Letters to the editor 

Pay parking was always in the plan

I am somewhat confused with the rationale behind Mayor Ken Melamed’s announcement that pay parking will be implemented for day skier Lots 1 to 3 to fund the construction of the debris barrier that is designed to protect the entire Village from potential flooding. It would appear that council has not discussed or approved this plan as councillor Erkhard Zeidler has indicated that introducing pay parking as a way of paying for the barrier project before community consultation is very problematic.

It is not sufficient to “want to hear input on the implementation”; the community should have input on the more fundamental question of why the users of Lots 1-3 should pay for something that is going to benefit the entire village. In order to have a rational discussion, the RMOW needs to provide complete factual information so that there can be an informed dialogue of the issue. For example, the number of parking stalls in each lot, including Creekside; who owns each lot; which lots are to be paved and at what cost; the logic of charging for some lots but not others; some background on the economics of the project.

Mayor Melamed has neatly tried to muddy the waters by combining two totally separate issues; pay parking and funding the cost of the debris barrier. In fact, pay parking has long been bubbling below the surface as an unresolved community issue ever since it was first introduced in the Comprehensive Transportation Strategy in 1998.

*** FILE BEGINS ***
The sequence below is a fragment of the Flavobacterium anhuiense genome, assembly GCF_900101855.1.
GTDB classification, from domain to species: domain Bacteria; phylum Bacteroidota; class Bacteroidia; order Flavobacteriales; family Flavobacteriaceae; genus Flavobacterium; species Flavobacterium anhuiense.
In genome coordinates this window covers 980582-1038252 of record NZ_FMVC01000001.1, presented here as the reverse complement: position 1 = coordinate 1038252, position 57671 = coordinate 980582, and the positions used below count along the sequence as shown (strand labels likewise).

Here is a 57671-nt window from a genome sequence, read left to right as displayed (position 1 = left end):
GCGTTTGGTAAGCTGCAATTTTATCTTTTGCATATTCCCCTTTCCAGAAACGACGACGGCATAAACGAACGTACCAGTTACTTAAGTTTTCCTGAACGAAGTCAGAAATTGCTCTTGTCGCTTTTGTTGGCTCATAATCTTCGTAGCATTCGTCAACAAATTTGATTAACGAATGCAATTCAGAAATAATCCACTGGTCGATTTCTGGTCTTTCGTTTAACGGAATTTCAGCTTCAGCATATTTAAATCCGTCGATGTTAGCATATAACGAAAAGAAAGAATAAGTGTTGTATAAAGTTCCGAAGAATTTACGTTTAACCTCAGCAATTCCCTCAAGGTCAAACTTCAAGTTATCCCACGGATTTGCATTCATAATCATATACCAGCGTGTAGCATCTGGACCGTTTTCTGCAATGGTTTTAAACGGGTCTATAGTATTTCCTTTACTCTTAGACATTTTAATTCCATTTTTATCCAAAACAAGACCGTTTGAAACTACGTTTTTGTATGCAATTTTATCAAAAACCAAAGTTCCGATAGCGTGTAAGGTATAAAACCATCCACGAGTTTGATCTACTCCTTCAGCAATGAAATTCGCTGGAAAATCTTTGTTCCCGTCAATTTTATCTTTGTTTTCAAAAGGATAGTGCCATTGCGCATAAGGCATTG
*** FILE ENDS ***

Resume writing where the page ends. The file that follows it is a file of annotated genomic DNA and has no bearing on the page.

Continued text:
Let the debate begin.

Gary McDonnell



Re: My forgotten subdivision

What a very appropriate piece you wrote last week. I don't know how many times recently I have composed a letter in my head with similar thoughts. Your footsteps must be the ones I follow down the highway each morning and I have often seen where you jump into the snow bank.

I applaud your suggestion of reducing the speed limit to 60 km/h, it might help a bit. The only saving grace is that Function is such a busy and well populated place now that the regular changing traffic light does serve to slow the traffic a bit. As only about 10 percent of the vehicles make any attempt to slow, or pull over to the middle of the road.

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